Chile’s Economy: Playing the Long Game

Chile is a small country that is highly exposed to the global economy because of its trade openness and dependence on exports of raw materials, especially copper. But the economic impact of the current global crisis, triggered by the debt crisis in the euro zone, has so far been limited.

“There has been some impact, for example on exports to Europe, but the effects have been relatively insignificant,” said Rodrigo Vergara, the president of Chile’s Central Bank, at an AmCham breakfast at the Radisson Hotel on September 28.

In fact, Chile’s Gross Domestic Product grew 5.4% in the first half of this year versus the same period of 2011, which is “very significant growth within the current international context,” he said.

But that doesn’t mean Chile has been immune. Although demand remains strong, Vergara expects growth to average between 4.75% and 5.25% in 2012 (down from 6% in 2011) including a “moderate slowdown” in the second half of this year.

Globally, there have been some positive signs in recent months but “let’s not fool ourselves, it’s still a very complicated situation and there is a long way to go,” said the Harvard-trained economist.

He noted that while fiscal measures announced recently by Spain and Germany have helped to reduce sovereign risk premiums in these countries, they are unlikely to reduce market volatility in the medium-term. Recent popular protests in Spain and Greece, as well as political divisions within the euro zone, have not helped to restore confidence.

Meanwhile, the rest of the world is showing signs of weakness. Growth in the United States has been sluggish with unemployment hovering around 8%. The Federal Reserve’s new QE3 asset purchase program, combined with historically low interest rates, is part of an expansive policy that is expected to continue for some time, said Vergara.

China, for its part, has cut its growth target to 7.5% in 2012 which, while still very strong, is less than the average two-digit growth seen over the last decade.

“Whatever happens in the Chinese economy is very important for Chile, especially in terms of the demand for commodities.”

As for the other BRIC countries, there has been a slowdown in India and, more importantly for Chile, in Brazil. In the rest of Latin America, the outlook is “reasonably positive” for the Pacific Rim countries, namely Mexico, Colombia, Peru and Chile, said Vergara.

In Chile the economy continues to show solid growth driven by consumer demand and a high level of employment, while inflation remains low. In fact, the Central Bank forecasts inflation of just 2.5% for 2012 and sees it staying under its target of 3% in the long term.

“There are still medium term risks since the labor market is tight and the capacity gap has been closing, which means we have to be very cautious,” said Vergara.

As for the real exchange rate, he pointed out that Chile is not alone in facing the weakness of the US dollar, which has affected all emerging economies to differing degrees. The dollar has been further weakened by fiscal stimulus measures in the United States, but despite the strong appreciation of the Chilean peso in 2012, over a longer time period the increase is in line with the regional average, he noted.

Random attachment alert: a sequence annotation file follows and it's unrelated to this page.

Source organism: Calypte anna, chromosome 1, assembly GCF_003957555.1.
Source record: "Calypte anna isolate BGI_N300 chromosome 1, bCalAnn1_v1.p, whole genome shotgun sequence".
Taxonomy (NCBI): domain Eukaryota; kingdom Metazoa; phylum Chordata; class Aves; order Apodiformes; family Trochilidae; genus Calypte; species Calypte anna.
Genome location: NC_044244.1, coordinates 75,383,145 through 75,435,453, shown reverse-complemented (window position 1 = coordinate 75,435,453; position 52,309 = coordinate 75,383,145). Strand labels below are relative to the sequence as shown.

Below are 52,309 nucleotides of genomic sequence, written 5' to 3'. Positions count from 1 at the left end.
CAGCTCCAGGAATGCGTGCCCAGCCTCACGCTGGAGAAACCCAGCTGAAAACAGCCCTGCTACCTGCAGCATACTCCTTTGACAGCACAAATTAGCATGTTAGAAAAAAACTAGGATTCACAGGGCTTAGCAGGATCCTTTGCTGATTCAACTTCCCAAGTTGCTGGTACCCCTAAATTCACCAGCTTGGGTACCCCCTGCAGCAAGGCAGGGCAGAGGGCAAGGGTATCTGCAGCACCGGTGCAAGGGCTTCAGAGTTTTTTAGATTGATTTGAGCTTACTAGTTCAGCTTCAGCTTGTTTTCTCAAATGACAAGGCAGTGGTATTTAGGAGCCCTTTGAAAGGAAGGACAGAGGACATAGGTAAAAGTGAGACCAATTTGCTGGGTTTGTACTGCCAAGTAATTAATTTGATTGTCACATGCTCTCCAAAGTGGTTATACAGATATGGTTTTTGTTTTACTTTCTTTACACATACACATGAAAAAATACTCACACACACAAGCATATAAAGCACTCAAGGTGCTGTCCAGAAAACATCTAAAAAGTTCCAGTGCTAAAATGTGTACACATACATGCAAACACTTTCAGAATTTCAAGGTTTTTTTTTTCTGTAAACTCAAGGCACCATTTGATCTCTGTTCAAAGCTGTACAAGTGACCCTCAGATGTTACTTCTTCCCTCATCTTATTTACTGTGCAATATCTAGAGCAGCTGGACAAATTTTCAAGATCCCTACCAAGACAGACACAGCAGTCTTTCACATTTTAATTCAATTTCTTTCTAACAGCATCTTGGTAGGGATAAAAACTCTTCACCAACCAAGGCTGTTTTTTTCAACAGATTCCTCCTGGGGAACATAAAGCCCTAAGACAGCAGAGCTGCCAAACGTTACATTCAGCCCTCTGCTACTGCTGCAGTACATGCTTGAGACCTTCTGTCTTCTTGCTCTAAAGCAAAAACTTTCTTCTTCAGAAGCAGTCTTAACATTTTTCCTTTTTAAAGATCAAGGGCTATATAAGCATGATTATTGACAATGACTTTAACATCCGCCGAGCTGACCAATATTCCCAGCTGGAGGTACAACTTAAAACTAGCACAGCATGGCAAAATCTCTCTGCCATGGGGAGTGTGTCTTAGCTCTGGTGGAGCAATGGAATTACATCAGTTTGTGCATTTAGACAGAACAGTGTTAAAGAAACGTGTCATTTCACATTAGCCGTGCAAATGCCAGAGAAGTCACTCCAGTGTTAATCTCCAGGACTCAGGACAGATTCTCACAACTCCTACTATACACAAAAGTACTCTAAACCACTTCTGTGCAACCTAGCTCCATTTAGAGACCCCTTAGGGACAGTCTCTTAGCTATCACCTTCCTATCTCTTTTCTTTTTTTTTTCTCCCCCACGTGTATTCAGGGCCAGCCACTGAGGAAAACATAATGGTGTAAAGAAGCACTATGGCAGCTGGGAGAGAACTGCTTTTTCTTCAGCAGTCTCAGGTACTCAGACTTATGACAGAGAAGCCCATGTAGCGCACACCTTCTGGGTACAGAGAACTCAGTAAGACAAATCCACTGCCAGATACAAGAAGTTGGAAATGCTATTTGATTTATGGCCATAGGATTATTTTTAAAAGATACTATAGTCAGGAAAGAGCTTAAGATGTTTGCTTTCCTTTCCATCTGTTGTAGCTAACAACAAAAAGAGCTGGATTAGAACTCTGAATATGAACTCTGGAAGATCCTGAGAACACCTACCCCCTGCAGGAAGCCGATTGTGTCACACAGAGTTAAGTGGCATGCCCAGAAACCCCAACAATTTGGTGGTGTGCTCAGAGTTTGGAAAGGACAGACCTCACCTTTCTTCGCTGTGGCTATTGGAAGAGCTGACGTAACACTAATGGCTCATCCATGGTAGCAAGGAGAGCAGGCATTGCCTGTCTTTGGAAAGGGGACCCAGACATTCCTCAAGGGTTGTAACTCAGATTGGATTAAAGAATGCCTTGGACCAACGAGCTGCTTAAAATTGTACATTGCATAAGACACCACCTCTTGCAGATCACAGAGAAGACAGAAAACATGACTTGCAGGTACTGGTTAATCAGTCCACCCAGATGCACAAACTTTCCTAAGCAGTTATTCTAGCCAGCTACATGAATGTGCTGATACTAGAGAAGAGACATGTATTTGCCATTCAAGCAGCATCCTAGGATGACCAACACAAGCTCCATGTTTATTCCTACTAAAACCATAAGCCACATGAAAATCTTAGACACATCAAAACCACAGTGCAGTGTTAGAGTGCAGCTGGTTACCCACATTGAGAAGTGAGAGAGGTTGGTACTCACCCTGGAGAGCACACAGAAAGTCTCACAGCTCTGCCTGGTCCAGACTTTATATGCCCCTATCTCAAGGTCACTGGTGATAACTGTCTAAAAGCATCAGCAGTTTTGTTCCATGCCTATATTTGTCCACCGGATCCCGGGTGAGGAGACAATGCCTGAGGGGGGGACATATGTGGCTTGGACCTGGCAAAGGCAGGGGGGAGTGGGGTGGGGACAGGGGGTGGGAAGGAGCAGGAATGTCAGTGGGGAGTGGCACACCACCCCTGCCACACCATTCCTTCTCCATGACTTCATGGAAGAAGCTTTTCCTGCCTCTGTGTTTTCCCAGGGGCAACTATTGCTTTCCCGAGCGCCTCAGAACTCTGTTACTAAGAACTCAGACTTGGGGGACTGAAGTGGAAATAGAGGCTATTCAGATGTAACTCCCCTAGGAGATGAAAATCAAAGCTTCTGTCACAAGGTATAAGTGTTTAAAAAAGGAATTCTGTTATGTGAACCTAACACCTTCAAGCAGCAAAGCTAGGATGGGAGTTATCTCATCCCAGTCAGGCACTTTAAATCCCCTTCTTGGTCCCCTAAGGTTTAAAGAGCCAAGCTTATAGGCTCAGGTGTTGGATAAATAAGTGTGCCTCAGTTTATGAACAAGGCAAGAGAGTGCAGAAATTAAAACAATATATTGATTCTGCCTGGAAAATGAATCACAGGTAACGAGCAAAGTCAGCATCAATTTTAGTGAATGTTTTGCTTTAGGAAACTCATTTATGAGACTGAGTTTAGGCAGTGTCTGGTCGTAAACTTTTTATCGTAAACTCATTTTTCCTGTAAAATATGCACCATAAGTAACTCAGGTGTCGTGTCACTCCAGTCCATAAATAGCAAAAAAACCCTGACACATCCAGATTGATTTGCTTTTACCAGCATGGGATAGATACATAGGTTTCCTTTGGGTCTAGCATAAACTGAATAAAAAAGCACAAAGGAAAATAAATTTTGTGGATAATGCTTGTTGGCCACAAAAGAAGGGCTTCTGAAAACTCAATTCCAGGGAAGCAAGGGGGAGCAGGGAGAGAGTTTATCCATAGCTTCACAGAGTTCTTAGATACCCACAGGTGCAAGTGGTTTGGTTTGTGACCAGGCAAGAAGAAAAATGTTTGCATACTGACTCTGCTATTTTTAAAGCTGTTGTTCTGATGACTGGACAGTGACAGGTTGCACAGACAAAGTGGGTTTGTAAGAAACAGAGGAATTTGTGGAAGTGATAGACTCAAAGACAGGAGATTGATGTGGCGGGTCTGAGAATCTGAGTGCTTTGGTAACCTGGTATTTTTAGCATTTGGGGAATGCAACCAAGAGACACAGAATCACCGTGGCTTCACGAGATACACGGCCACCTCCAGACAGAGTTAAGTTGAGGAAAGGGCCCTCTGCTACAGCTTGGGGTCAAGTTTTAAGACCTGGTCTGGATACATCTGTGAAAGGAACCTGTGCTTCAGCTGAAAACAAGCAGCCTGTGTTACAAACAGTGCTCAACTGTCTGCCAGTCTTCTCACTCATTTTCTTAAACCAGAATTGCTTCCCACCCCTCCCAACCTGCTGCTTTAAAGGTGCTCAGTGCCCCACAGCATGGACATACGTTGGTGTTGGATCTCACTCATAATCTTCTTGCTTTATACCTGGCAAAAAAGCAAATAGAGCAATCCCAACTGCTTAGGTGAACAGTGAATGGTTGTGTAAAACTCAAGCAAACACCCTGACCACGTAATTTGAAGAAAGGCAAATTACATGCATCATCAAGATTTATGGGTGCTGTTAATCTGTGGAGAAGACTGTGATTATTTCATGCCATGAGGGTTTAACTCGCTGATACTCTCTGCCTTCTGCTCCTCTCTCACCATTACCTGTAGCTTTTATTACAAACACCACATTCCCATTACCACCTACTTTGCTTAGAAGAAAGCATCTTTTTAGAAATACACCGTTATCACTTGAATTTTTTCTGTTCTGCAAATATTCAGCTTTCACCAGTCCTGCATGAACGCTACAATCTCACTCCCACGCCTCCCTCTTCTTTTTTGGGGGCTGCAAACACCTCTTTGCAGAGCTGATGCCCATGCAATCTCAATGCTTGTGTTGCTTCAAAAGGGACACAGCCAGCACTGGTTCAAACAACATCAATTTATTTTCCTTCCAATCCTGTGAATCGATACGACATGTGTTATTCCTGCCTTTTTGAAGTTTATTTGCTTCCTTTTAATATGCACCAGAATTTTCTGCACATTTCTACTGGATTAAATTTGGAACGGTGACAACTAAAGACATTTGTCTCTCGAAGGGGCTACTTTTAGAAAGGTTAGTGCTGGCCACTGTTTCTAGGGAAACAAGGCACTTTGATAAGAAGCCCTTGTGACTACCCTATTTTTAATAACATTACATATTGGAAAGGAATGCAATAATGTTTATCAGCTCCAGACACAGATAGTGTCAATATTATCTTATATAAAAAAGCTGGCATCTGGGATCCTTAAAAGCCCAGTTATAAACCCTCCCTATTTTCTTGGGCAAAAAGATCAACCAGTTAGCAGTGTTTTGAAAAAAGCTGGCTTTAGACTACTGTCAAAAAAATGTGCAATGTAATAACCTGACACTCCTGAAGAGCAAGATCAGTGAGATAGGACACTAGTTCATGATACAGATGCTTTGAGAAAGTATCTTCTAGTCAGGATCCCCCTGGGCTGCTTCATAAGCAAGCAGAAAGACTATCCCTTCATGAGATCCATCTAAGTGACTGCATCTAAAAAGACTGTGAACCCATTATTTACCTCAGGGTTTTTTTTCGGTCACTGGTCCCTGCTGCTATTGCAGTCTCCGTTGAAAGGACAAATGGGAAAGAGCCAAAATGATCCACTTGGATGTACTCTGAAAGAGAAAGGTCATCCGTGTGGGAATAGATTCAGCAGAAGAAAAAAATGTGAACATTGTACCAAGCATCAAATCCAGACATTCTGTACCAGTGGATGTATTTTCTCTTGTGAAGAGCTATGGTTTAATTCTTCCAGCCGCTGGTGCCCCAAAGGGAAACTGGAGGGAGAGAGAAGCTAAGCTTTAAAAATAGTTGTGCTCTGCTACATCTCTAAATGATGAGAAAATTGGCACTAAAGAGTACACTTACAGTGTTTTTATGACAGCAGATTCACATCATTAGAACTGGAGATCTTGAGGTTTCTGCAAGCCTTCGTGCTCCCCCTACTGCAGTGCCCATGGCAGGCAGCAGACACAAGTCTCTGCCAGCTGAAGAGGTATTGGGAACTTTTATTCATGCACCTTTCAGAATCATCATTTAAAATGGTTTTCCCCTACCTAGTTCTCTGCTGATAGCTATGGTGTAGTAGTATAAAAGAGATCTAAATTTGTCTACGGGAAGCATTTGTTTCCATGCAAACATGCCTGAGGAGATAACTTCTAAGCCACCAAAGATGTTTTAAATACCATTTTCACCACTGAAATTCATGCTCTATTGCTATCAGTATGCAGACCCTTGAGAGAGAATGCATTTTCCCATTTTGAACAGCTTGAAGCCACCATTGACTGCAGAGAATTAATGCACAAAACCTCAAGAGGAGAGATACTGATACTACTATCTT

And it could be worse. A portion of Chile’s copper income is saved in an offshore sovereign wealth fund, which helps to mitigate the impact on the exchange rate. But that’s not much solace for fruit exporters that are calling for the Central Bank to intervene.

“The value of the dollar is at the lower end of its long-term fundamentals, which means we have not ruled out intervention if it is justified,” he said.

But there is no “magic bullet” and intervention also has its costs, he pointed out. The Central Bank has maintained its benchmark rate at 5% since January and, while a temporary reduction could alleviate the effects of the exchange rate, it would also pressure inflation going forward.

“The Central Bank makes decisions based on long-term trends rather than short-term variations,” Vergara explained.

But there are non-exchange rate measures that could improve Chile’s competitiveness. For example, energy costs are an important challenge since industrial electricity prices in Chile are above the OECD average. “The authorities have to take measures to bring energy costs into line with our level of development,” he said.

The current labor shortage is another issue facing employers. “This is good news on the one hand because it means higher wages and better income distribution in the medium term, but it must be supported with job training so that salary increases are accompanied by higher productivity.”

Chile also has one of the lowest rates of female labor force participation in the OECD, which needs to change for Chile to boost its competitiveness, Vergara said. Other challenges include removing bottlenecks in transport infrastructure and controlling public spending.

With Chile’s Congress currently considering the 2013 fiscal budget, the government and the private sector should be wary of the economic impact of higher spending, said Vergara.

But fiscal discipline is not enough. As Chile’s per capita income nears developed country standards, the economy will naturally become costlier and producers will have to increase their productivity to compete better. “Innovation and diversification of markets are essential elements in this,” Vergara concluded.

Julian Dowling is Editor of bUSiness CHILE